Bed-wetting, or nocturnal enuresis, is the unintentional discharge of urine during sleep. It is a very common condition, affecting the majority of children at some point. Although most children between the ages of three and five begin to stay dry at night, the age at which children are physically and emotionally ready to maintain complete bladder control varies.


Bed-wetting is one of the most common health problems for school age children, affecting 5-10% of all seven year olds. In most cases, it resolves naturally within a few years, but in about half a percent of cases, symptoms continue into adulthood.


A common cause of bed-wetting at night at an early age is that the part of the nervous system that controls the child’s urine is not fully developed. Another reason is that the baby does not produce enough vasopressin, a hormone that causes the kidneys to reduce the production of urine at night. Some children also find it more difficult to wake up from the signals that the body sends out when the bladder is filled. Others have an overactive bladder, which means that the bladder is more sensitive to fullness and wants to contract and secrete urine very often.


There is help for bedwetting, but commonly children are only treated for it after the age of six. Exceptions occur if bedwetting is upsetting the child and they are asking for help. Treatments range from behavioral therapy, such as bedwetting alarms, to medication, such as hormone replacement. These are tested separately but can also be used in combination.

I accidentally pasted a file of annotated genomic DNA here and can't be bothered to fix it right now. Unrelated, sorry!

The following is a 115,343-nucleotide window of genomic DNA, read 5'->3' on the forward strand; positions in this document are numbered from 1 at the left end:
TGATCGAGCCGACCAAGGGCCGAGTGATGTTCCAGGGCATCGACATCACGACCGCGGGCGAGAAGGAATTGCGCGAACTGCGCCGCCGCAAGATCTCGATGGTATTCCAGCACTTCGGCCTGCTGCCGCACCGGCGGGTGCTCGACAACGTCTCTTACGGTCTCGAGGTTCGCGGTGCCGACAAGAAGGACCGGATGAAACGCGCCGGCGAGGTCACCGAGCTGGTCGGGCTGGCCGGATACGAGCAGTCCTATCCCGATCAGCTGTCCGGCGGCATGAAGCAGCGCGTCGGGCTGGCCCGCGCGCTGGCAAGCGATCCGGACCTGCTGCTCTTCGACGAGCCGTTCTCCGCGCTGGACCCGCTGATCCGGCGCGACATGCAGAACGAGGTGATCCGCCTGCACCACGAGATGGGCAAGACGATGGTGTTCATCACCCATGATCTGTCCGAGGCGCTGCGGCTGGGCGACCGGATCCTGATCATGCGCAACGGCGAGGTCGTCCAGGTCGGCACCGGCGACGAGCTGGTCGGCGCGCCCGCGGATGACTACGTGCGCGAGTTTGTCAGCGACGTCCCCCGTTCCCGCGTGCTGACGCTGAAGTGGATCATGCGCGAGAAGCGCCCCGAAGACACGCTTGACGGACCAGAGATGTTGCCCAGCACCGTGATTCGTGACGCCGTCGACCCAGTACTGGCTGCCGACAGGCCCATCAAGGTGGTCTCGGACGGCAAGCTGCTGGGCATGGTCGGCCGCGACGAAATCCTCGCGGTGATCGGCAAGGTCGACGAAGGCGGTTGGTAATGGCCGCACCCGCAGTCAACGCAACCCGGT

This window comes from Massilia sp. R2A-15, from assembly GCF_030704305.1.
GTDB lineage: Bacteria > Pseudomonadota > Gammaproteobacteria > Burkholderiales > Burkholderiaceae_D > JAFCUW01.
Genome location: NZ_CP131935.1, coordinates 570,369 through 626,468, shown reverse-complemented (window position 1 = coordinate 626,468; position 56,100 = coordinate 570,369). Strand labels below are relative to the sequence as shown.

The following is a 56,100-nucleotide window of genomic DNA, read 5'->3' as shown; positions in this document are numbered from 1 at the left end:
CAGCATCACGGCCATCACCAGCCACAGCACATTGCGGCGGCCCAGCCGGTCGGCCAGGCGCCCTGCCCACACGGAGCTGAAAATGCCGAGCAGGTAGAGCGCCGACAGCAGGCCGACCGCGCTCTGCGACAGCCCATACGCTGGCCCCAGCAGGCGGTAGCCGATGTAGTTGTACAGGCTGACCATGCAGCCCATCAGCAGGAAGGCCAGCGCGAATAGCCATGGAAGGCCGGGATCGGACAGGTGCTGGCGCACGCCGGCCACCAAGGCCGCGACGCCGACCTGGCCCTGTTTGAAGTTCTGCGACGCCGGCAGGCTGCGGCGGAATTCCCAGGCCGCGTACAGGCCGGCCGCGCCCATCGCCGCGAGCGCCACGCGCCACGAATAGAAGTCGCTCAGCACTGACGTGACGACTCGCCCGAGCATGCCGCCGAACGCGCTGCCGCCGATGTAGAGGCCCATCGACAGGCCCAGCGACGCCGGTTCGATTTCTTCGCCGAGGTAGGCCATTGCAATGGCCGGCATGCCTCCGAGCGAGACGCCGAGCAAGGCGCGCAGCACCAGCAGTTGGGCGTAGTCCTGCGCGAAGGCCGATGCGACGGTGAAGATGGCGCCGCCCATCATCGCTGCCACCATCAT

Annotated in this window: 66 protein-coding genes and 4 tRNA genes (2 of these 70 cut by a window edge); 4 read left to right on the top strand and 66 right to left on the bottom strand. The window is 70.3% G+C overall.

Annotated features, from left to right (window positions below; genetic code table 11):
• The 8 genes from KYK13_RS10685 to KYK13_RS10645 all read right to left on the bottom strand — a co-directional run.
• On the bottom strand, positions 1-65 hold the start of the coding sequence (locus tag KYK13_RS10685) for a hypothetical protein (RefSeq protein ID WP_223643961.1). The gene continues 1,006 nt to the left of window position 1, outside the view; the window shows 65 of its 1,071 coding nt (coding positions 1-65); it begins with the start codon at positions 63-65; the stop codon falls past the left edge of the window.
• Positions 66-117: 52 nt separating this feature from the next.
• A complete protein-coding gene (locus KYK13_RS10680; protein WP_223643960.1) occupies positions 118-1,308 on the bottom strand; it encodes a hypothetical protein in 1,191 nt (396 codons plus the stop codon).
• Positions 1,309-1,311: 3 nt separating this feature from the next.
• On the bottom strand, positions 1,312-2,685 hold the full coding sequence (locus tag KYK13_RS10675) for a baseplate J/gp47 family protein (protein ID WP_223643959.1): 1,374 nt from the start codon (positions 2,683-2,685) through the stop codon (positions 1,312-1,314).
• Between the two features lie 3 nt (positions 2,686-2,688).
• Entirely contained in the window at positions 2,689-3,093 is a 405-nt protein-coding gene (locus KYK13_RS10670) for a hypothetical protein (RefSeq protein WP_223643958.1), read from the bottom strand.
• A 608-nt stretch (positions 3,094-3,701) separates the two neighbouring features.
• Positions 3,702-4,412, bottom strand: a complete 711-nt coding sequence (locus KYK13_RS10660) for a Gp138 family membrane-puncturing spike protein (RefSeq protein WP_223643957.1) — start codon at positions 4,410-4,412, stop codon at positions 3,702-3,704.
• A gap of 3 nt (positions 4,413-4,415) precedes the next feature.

When to consult a doctor

Bedwetting is common in all children up to the age of six. After that, the condition begins to be called enuresis and is taken seriously by health care institutions throughout the country. If you feel anxious about your child bedwetting, or if the child asks you for help, there is always the opportunity to contact the care provider for advice. School nurses and school doctors can also help with various treatment programs if your child has trouble with bedwetting and asks for help or finds it embarrassing.

How APPOTEK can help

If your child suffers from bed-wetting, our doctors can advise you. If a physical examination is required, you may be referred to a physical care provider.


Valeria Chernikova, Neurologist, M.D.